The now familiar University Insignia was decided upon by a committee
of three Board of Control members. Appointed by William Groening
and chaired by Charles Curtiss, this committee solicited suggestions
and reviewed about 20 samples. Because of President Marble's interest
in Egyptology, the committee encouraged designs with Egyptian iconography.
It was decided that a Latin motto was not essential. The committee
also intended that whatever its final choice of design, symbolism
should be sufficiently generic to avoid any particular religious,
ethnic or national origin. As Curtiss later reflected, "while the
symbols are Egyptian in origin, it would not be correct to assume
our intent was to be historically accurate in the translation of
The Insignia of SAGINAW VALLEY COLLEGE:
The flame (lower
left) might suggest mind, knowledge, understanding, and/or truth.
(lower right) might suggest body, work,
The human figure
(top center) might suggest soul, self, God, and/or wisdom.
Additionally, with the human figure at the apex of the triangle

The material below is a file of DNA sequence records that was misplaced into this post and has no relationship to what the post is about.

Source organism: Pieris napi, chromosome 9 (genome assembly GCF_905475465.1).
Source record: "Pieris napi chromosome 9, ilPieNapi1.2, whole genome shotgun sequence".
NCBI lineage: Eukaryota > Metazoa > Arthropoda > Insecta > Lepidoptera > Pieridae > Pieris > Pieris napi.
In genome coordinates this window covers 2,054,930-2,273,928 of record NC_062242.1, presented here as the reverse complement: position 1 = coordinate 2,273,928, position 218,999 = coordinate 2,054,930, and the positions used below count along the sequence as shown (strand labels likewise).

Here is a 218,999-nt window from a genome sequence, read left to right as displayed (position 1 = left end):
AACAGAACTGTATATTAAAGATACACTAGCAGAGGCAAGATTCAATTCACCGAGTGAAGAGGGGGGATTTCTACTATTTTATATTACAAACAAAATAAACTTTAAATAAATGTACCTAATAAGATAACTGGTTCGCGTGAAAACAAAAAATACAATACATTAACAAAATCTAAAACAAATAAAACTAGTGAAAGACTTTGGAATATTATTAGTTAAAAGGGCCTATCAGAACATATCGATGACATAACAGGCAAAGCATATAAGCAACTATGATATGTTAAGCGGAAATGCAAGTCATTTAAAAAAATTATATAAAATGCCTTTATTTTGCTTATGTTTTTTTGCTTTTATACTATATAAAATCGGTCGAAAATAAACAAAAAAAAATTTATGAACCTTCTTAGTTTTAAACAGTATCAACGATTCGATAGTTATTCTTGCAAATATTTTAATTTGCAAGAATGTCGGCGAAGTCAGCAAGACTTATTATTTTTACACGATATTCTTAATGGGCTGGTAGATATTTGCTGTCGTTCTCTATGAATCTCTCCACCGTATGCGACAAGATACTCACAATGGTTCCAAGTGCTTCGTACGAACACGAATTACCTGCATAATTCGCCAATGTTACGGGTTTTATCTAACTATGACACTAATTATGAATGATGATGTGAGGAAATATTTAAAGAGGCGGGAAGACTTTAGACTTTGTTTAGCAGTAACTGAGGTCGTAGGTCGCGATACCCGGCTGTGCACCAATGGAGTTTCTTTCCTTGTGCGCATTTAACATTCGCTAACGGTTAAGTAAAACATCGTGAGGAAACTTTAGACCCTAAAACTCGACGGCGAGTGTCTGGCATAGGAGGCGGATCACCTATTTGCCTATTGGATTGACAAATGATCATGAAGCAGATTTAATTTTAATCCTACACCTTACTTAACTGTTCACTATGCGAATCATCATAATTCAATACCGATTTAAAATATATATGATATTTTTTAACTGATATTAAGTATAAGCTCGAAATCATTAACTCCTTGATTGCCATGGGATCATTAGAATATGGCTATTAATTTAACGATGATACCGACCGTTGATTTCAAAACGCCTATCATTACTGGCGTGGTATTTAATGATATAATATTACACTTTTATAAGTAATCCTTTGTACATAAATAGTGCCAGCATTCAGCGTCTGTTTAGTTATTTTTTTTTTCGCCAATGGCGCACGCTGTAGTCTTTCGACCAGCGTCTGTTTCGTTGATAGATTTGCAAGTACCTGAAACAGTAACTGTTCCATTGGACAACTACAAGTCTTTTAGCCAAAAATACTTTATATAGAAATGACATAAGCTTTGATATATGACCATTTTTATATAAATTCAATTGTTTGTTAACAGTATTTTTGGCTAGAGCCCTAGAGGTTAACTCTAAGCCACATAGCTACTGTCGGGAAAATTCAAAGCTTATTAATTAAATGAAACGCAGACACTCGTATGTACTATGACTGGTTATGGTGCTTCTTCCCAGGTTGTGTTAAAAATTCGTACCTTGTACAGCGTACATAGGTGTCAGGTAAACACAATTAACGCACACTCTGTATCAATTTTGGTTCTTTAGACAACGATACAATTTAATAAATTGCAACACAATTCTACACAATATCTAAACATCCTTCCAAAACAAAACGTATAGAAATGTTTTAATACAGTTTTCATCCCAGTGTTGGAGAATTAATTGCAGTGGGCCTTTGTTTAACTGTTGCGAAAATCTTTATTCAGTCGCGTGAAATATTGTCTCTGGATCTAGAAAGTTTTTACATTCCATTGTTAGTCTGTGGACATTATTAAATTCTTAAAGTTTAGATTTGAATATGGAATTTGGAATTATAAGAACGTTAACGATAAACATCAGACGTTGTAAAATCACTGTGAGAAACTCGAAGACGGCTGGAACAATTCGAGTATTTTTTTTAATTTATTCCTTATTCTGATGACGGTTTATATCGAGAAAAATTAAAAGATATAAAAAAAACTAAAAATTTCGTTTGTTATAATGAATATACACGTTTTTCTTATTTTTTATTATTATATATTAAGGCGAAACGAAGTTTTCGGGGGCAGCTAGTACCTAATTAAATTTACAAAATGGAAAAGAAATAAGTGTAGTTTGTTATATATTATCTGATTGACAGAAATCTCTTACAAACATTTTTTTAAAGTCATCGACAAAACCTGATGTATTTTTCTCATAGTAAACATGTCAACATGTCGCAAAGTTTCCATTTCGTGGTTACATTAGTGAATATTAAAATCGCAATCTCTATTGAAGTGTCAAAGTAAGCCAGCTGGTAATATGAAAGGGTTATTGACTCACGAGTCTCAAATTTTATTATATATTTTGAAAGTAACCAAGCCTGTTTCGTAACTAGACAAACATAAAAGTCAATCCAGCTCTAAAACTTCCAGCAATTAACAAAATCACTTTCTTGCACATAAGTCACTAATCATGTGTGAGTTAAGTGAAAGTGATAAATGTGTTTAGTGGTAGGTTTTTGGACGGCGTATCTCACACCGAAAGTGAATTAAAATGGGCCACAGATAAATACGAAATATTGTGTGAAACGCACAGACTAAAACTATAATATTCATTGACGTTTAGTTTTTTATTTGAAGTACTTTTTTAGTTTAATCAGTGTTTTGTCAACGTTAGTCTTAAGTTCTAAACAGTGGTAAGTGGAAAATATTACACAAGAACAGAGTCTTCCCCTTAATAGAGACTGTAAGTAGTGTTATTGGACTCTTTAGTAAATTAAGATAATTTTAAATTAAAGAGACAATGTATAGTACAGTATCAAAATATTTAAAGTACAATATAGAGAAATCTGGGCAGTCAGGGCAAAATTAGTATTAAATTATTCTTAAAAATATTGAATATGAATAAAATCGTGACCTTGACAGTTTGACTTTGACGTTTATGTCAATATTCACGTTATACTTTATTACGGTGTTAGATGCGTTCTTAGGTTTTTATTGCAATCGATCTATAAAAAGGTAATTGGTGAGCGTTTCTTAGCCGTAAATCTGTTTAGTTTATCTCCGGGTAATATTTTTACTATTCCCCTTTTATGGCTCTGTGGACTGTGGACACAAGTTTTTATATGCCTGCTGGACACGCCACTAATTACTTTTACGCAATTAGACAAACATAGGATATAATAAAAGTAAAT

and supported by the lower two icons, this design could suggest
combinations of meaning: soul over mind and body; wisdom over truth
and strength; self over knowledge and use of tools; and, truth over
light and assessment or evaluation (work). Really, the committee
seems to have intended to create a seal that would invite thought
and interpretation rather than one that would dictate a set of conventional
In the beginning
the college had a single color represented by the cardinal - chosen,
not because of its ornithological or its ecclesiastical significance
but simply because it is a beautiful color. The triangle was appealing
for obvious reasons: it could suggest how the College grew out of
the interest and work of three communities, especially that of the
Tri-County College Committee and how SVC was expected to serve these
communities as its primary constituency. Moreover, a triangle was
aesthetically appealing. The circle and date were added later, during
President Ryder's tenure.
SVSU - The Early and Formative Years, by Basil Clark
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Last modified April 24, 2001